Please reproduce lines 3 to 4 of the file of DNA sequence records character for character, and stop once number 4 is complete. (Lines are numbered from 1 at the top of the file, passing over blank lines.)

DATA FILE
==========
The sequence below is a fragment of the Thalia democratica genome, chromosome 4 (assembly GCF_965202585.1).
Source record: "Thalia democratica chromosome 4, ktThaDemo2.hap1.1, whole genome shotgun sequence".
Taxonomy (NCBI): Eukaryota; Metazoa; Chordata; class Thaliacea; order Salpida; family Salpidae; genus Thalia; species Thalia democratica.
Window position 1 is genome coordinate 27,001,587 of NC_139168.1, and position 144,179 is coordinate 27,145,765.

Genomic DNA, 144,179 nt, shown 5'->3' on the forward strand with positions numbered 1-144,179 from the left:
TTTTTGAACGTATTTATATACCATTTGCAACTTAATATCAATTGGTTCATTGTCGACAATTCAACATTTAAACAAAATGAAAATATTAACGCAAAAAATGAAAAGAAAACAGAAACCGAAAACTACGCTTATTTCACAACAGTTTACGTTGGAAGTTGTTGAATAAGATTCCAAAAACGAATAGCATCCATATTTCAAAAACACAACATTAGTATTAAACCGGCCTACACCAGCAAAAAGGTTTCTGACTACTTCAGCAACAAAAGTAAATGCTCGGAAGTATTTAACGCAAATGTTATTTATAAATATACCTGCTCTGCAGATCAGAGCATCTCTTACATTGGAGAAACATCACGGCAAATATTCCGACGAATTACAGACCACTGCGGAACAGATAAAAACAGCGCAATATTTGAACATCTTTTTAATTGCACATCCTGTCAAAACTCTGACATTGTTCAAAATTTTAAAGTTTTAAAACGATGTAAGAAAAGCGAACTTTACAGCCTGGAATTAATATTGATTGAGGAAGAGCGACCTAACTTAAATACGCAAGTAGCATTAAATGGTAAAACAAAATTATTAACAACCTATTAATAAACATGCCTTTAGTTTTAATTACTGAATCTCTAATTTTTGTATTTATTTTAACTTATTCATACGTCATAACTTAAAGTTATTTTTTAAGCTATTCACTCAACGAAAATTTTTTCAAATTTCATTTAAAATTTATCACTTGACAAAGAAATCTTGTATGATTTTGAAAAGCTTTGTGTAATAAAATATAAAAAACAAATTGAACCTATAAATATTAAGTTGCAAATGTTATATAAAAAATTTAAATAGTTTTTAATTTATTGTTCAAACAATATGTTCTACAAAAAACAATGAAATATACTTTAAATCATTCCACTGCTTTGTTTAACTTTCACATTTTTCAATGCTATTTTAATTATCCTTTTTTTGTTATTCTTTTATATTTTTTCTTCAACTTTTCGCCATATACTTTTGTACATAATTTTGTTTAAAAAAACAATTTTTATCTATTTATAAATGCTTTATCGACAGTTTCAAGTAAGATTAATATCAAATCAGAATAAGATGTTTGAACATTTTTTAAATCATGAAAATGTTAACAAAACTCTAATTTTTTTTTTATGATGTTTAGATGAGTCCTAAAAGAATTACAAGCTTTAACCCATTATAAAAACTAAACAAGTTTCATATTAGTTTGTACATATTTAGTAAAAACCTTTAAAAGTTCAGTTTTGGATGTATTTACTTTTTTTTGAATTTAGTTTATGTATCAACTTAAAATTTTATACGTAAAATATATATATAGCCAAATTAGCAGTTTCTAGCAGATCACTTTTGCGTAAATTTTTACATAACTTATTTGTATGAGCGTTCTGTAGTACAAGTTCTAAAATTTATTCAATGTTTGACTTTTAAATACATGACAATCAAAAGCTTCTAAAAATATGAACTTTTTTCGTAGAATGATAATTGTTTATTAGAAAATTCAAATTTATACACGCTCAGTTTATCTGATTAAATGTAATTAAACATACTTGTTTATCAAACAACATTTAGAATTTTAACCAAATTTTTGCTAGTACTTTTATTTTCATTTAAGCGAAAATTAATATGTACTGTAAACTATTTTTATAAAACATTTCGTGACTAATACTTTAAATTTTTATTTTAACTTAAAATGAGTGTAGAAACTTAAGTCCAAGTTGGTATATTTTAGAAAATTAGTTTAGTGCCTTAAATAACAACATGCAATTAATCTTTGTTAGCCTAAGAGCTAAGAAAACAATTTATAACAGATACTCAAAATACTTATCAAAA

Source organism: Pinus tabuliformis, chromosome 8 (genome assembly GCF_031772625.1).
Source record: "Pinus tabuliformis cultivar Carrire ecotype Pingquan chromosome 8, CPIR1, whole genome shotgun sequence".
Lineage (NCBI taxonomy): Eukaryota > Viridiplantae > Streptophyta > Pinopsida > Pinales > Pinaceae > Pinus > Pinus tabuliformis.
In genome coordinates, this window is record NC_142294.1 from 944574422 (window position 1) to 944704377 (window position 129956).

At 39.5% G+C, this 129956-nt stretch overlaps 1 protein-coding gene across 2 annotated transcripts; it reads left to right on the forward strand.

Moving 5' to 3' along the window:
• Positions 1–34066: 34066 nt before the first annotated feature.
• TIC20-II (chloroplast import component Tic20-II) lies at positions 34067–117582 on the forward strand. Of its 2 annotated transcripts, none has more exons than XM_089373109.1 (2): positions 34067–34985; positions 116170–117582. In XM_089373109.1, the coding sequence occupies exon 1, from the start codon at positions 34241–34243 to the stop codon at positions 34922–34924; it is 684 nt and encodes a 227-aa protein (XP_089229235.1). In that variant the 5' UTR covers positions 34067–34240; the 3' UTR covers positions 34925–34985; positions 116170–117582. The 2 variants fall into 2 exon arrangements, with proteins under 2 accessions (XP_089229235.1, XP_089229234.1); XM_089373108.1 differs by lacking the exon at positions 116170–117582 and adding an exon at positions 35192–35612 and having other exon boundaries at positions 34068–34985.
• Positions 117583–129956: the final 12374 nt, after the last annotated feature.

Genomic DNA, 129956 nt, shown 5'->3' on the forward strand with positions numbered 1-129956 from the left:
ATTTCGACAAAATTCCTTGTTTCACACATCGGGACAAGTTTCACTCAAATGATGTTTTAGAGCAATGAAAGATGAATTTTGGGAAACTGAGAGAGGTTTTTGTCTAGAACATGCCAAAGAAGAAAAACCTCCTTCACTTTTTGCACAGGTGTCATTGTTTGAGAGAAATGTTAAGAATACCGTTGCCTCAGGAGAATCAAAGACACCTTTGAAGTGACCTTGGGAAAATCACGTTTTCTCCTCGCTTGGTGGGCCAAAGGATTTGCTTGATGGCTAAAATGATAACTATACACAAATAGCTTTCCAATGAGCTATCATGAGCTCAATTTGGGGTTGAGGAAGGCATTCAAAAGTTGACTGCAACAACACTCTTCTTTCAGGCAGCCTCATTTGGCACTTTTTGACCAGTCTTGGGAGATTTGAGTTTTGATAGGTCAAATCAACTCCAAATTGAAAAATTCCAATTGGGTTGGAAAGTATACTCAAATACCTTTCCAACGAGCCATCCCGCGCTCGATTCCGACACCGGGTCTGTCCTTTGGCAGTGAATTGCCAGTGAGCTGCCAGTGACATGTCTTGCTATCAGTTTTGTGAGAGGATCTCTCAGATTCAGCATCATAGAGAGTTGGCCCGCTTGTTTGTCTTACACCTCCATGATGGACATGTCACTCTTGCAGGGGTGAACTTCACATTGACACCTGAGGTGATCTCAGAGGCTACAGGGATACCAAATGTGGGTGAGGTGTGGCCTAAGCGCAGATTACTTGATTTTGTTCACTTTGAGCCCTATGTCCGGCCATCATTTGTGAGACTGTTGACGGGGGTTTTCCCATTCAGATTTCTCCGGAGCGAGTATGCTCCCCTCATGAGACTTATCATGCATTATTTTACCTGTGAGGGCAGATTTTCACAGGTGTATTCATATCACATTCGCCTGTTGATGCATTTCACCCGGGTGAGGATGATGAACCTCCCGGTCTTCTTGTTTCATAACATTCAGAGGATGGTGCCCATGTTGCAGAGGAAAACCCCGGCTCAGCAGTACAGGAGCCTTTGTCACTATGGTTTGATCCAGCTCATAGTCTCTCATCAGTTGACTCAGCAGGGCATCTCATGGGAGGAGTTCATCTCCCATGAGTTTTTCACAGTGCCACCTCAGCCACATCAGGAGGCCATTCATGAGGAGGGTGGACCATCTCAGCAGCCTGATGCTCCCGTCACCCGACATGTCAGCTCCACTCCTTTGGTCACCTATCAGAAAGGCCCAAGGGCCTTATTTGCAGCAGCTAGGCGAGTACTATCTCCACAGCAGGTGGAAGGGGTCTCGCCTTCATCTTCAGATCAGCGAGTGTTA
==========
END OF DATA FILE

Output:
Taxonomy (NCBI): Eukaryota; Metazoa; Chordata; class Thaliacea; order Salpida; family Salpidae; genus Thalia; species Thalia democratica.
Window position 1 is genome coordinate 27,001,587 of NC_139168.1, and position 144,179 is coordinate 27,145,765.